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Moraine - 2014 - "Groundswell"

(52:23, Moonjune Records)


1.  Mustardseed 3:11
2.  Skein 3:52 
3.  Fountain of Euthanasia 3:25
4.  Gnashville 4:12
5.  In That Distant Place 6:20
6.  Synecdoche 3:52
7.  The Earth Is an Atom 5:12
8.  Waylaid 7:20
9.  Spiritual Gatecrasher 7:18
10. The Okanogan Lobe 7:41


Alicia DeJoie – violin 
James DeJoie – saxophone, flute
Dennis Rea – guitars; Mellotron; electronics
Kevin Millard – NS stick bass
Tom Zgonc – drums 

Prolusion. The US band MORAINE was formed back in 2005, and has quickly been established as a quality band for those in the know with an interest in music that ventures outside of the proverbial box, a reputation that landed them a spot at the new defunct festival Nearfest a few years back. "Groundswell" is their second full length studio recording, and was released through the US label Moonjune Records in the fall of 2014.

Analysis. As with many other artists signed to Moonjune Records, Moraine is an instrumental band. And while this band's particular style may be discussed at some length, they appear to have a foundation inside jazz rock or fusion. And while Moraine is a band that does take this blend also outside of jazz and jazz rock as people in general would regard it, my personal opinion is that this is where this band should be classified, and it's among fans of this type of music that they will find the greater majority of their fans. There are reasons for bringing this topic into a review of course, and one of them is the exquisite composition named Gnashville. A creation which indeed does bring elements of country music into the blend, with guitar and violin the main providers, but exploring it inside a framework of dark and foreboding textures with more of a jazz rock feel to them, but later on also sporting some of the most ominous guitar details I have encountered this side of Nazareth's “No Mean City”. Later on Spiritual Gatecrasher showcases that the band has a more delicate side to them as well, on this occasion exploring lighter toned and more exotic sounding territories, while Waylaid sees the band shifting to a gliding, surging textured expression that comes pretty close to meriting a description as cosmic in the midsection. There's just about always at least one element maintaining a jazz or jazz rock oriented sound to it though, and as Moraine also operates outwards from a foundation that generally merits a description along those lines this will fix their potential reach to that audience segment. Besides utilizing some unusual blends and a certain affection for dark, foreboding moods and atmospheres, Moraine uses and explores the possibilities their chosen line-up gives them in a generally intriguing manner. One might argue that they appear to focus a bit more on moods and atmospheres and not quite as much on melodies, harmonies and contrasts, but in this case I suspect this boils down to a question of subjective perspective and musical knowledge to a greater extent than an actual focus by the band in one direction or the other. But they do use the elements at their disposal very well, with the violin used for frail delicate motifs as well as more mournful details and the occasional distorted, tortured effects, the saxophone alternates between playful leads and soloing, for the latter usually paired off with at least one more instrument, but also as a backing instrument with a subservient role and then primarily focusing on the darker notes of the register when employed in that manner. The stick is given occasional moments of dominance but is mainly subservient, despite some fairly loud and booming motifs fired off at times, while the guitar has multiple roles and functions throughout. In terms of versatility the guitar is in the central limelight on this production, and even when used in a subservient manner the role of this instrument is vital throughout.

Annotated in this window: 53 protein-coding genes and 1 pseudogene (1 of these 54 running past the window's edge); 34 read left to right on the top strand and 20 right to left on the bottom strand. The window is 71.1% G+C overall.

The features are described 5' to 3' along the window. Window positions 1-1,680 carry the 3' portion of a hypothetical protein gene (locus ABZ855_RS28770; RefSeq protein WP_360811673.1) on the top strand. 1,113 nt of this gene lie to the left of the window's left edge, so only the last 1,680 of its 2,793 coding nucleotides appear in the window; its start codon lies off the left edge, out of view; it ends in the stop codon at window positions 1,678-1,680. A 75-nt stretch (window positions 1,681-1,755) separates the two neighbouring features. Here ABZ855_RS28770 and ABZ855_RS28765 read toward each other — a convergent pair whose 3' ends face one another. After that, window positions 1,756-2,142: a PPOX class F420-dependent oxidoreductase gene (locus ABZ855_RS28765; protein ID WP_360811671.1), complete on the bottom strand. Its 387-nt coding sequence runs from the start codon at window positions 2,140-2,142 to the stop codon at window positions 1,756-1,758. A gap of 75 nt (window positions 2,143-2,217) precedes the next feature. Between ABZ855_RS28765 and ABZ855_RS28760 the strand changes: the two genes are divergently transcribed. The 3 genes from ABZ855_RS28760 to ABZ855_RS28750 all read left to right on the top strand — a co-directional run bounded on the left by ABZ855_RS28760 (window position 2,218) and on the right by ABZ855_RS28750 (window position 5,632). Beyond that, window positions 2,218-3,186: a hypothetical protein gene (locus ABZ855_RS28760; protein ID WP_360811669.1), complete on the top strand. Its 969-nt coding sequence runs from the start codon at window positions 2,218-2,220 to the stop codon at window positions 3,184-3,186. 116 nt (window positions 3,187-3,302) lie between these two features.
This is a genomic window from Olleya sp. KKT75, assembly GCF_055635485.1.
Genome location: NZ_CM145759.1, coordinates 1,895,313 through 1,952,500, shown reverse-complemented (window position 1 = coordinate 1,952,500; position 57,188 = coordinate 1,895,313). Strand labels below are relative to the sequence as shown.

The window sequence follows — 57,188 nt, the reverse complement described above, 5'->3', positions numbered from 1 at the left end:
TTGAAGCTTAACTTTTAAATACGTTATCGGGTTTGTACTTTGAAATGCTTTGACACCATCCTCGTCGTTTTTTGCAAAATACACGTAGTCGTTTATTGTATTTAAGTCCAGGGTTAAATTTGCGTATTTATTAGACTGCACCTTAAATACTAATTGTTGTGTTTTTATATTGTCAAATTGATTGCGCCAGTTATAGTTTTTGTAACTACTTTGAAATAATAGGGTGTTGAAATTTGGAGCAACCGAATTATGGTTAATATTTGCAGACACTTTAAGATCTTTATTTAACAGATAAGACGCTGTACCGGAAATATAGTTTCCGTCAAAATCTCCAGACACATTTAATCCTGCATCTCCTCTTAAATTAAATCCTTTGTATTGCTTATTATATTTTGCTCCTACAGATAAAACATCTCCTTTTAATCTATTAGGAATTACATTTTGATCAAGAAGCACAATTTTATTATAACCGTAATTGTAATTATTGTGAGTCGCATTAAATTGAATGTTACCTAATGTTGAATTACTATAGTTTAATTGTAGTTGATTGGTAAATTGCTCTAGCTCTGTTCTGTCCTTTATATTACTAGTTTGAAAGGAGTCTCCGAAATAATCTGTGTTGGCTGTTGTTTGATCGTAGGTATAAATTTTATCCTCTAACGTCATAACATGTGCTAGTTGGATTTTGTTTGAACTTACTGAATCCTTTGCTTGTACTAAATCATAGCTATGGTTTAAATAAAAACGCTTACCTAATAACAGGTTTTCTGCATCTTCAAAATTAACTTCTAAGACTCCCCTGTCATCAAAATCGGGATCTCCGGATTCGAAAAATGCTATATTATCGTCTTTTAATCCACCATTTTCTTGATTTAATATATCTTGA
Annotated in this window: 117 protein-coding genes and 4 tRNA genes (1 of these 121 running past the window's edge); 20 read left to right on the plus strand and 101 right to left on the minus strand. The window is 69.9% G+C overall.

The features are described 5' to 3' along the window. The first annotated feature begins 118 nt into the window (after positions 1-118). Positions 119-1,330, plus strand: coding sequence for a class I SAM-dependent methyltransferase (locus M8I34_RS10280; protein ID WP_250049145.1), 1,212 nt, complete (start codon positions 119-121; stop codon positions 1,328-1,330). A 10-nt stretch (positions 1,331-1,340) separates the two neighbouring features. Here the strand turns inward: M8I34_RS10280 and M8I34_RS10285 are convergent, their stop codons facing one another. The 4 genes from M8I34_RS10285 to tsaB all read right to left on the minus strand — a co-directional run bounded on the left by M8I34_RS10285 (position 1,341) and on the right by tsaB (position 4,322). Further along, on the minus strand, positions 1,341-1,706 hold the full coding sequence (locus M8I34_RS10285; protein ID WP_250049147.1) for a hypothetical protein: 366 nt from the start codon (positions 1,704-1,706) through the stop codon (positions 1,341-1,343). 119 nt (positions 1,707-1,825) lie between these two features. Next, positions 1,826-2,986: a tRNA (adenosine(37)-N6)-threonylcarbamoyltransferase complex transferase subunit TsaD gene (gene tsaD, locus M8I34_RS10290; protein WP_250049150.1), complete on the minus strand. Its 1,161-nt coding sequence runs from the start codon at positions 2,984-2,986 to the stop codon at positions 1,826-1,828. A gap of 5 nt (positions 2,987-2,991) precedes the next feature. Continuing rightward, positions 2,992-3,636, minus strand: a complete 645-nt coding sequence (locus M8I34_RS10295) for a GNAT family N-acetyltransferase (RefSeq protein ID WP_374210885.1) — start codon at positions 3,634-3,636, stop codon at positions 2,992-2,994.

Conclusion. Moraine's second studio album "Groundswell" comes across as a breath of fresh air for me. Vibrant and engaging instrumental music that explores the contrast between frail, light toned and delicate instrument details and dark ominous motifs quite nicely, and does so within a jazz rock or fusion framework that allows for room to add some unexpected twists and details here and there. Strong moods and atmospheres are key features, and those who enjoy instrumental fusion liberally flavored with foreboding atmospheres and a touch of the unexpected here and there should take the time to give this CD an inspection.

OMB=Olav M Bjornsen: October 21, 2014
The Rating Room

Related Links:

Moonjune Records


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